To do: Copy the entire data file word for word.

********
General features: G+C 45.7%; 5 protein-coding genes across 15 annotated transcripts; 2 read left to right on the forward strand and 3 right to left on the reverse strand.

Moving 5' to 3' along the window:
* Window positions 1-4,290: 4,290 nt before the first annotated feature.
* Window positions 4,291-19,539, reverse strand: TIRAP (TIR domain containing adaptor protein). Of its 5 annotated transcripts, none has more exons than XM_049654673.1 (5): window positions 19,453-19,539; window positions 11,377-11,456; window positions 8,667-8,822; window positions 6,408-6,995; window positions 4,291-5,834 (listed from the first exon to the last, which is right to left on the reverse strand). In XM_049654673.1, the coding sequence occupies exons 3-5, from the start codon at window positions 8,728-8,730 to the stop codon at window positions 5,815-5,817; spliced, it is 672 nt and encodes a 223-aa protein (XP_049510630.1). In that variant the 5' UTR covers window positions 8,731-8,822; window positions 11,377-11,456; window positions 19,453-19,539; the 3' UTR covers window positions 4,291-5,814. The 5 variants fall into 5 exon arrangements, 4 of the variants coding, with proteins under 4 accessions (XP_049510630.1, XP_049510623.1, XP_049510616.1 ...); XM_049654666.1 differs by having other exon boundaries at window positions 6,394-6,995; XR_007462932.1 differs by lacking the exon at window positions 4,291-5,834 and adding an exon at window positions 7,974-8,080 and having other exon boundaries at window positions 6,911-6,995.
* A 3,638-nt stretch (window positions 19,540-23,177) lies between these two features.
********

General features: G+C 45.7%; 5 protein-coding genes across 15 annotated transcripts; 2 read left to right on the forward strand and 3 right to left on the reverse strand.

Moving 5' to 3' along the window:
* Window positions 1-4,290: 4,290 nt before the first annotated feature.
* Window positions 4,291-19,539, reverse strand: TIRAP (TIR domain containing adaptor protein). Of its 5 annotated transcripts, none has more exons than XM_049654673.1 (5): window positions 19,453-19,539; window positions 11,377-11,456; window positions 8,667-8,822; window positions 6,408-6,995; window positions 4,291-5,834 (listed from the first exon to the last, which is right to left on the reverse strand). In XM_049654673.1, the coding sequence occupies exons 3-5, from the start codon at window positions 8,728-8,730 to the stop codon at window positions 5,815-5,817; spliced, it is 672 nt and encodes a 223-aa protein (XP_049510630.1). In that variant the 5' UTR covers window positions 8,731-8,822; window positions 11,377-11,456; window positions 19,453-19,539; the 3' UTR covers window positions 4,291-5,814. The 5 variants fall into 5 exon arrangements, 4 of the variants coding, with proteins under 4 accessions (XP_049510630.1, XP_049510623.1, XP_049510616.1 ...); XM_049654666.1 differs by having other exon boundaries at window positions 6,394-6,995; XR_007462932.1 differs by lacking the exon at window positions 4,291-5,834 and adding an exon at window positions 7,974-8,080 and having other exon boundaries at window positions 6,911-6,995.
* A 3,638-nt stretch (window positions 19,540-23,177) lies between these two features.